Bri­tish farm­ers eye do­mes­tic beef mar­ket

China Daily (Canada) - - BUSINESS - By AN­GUS MCNE­ICE in Lon­don an­gus@mail.chi­nadai­

Plans to re­verse China’s ban on Bri­tish beef could be “trans­for­ma­tional” for United King­dom agri­cul­ture and gen­er­ate 250 mil­lion pounds ($350 mil­lion), ac­cord­ing to a lead­ing farm­ing in­dus­try body.

Last month, China an­nounced plans to lift a 22-year ban on Bri­tish beef im­ports, in­tro­duced af­ter an out­break of bovine spongi­form en­cephalopa­thy, com­monly known as BSE or “mad cow dis­ease”.

UK meat pro­ces­sors are pre­par­ing to wel­come Chi­nese in­spec­tors in April, who want to see if farm­ing and pro­duc­tion stan­dards have im­proved suf­fi­ciently.

“For the beef sec­tor and Bri­tish agri­cul­ture, this is trans­for­ma­tional,” said Jane King, chief ex­ec­u­tive of the Agri­cul­ture and Hor­ti­cul­ture Devel­op­ment Board, or the AHDB. “By get­ting the beef ban lifted, we reckon it would be worth around 250 mil­lion pounds over a five-year pe­riod.”

King ac­com­pa­nied Bri­tish Prime Min­is­ter Theresa May on her Jan­uary visit to China, when lift­ing the ban was dis­cussed.

“... My big play was to make sure that the prime min­is­ter was aware of how im­por­tant get­ting Bri­tish beef into the Chi­nese mar­ket could be,” she ex­plained.

Bri­tish beef ex­ports halted in 1996 due to an out­break of BSE, a fa­tal neu­rode­gen­er­a­tive dis­ease that can spread from cat­tle to hu­mans. It led to the deaths of 180,000 cows and more than 150 peo­ple in Bri­tain.

The Euro­pean Union lifted its ban on Bri­tish beef in 2006, with the United States fol­low­ing in 2016. Re­vers­ing the China ban will give Bri­tish farm­ers ac­cess to one of the world’s fastest-grow­ing mar­kets.

In 2016, China be­came world’s sec­ond-largest the beef im­porter be­hind the US, im­port­ing 800,000 met­ric tons worth $2.6 bil­lion. Chi­nese reliance on im­ports grew in 2017, when beef con­sump­tion rose by 4 per­cent, out­strip­ping do­mes­tic pro­duc­tion, which in­creased by just 1 per­cent.

More than 90 per­cent of Bri­tish beef ex­ports are to other Euro­pean Union coun­tries. How­ever, nonEU mar­kets are grow­ing. In the first half of 2017, non-EU ex­ports rose 62 per­cent to to­tal 23.5 mil­lion pounds.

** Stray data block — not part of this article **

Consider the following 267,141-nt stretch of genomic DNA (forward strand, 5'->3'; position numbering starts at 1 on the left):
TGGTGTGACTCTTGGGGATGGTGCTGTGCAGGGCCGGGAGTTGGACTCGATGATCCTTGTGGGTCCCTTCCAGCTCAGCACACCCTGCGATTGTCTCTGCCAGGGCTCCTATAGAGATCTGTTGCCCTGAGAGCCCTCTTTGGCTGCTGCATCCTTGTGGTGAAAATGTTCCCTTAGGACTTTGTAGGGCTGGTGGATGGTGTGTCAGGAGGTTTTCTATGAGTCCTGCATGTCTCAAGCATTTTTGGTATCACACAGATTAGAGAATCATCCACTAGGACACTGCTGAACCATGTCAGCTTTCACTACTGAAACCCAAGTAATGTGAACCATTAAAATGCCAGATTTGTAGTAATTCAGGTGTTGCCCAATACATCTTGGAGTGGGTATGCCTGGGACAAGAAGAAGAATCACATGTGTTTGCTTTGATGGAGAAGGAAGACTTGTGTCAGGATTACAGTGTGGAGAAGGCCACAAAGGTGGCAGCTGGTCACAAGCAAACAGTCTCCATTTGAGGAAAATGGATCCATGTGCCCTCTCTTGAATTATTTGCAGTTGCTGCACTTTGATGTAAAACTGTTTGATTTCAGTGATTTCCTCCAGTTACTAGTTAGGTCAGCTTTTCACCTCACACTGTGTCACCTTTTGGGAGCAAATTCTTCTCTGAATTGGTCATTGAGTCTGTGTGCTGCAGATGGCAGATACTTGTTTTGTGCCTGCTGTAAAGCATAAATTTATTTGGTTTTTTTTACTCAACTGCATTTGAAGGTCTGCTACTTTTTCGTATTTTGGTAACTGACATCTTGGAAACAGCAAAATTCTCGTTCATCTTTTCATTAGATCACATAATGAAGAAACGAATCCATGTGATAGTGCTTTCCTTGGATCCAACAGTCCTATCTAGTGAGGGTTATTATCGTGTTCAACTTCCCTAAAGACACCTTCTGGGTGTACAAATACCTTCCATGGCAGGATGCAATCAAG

Phil Hadley, in­ter­na­tional mar­ket devel­op­ment di­rec­tor at the AHDB, said that China pro­vides a new mar­ket for premium beef as well as “fifth quar­ter” cuts, in­clud­ing of­fal, which are no longer pop­u­lar in the UK.

“We see the mar­ket in China as be­ing an op­por­tu­nity on one hand for the lower value of­fal-type prod­ucts, and on the other hand premium prod­uct go­ing into high-end restau­rants and ho­tels. There is a grow­ing ap­petite for beef among Chi­nese con­sumers, it’s served far more widely,” said Hadley.

“The Asian mar­ket­place pays markedly higher prices for fifth quar­ter cuts than some of our mar­kets in Europe. So the net ef­fect is an up­lift in value of those parts, which is spread along the sup­ply chain.”

UK farm­ing’s next chal­lenge, he added, is to ex­port lamb to China, which cur­rently does not ac­cept Bri­tish sheep prod­ucts. The UK is the world’s third-largest sheep pro­ducer, be­hind Aus­tralia and New Zealand.

“Open­ing new mar­kets will mit­i­gate some of the po­ten­tial trade dis­rup­tions we may face in a postBrexit world,” Hadley said. “And we know what an im­pact the China mar­ket can have from our ex­pe­ri­ences with pork.”

Last Novem­ber, two North­ern Ir­ish com­pa­nies gained ap­proval to ex­port pig trot­ters to China in a deal that could gen­er­ate 20 mil­lion pounds a year.

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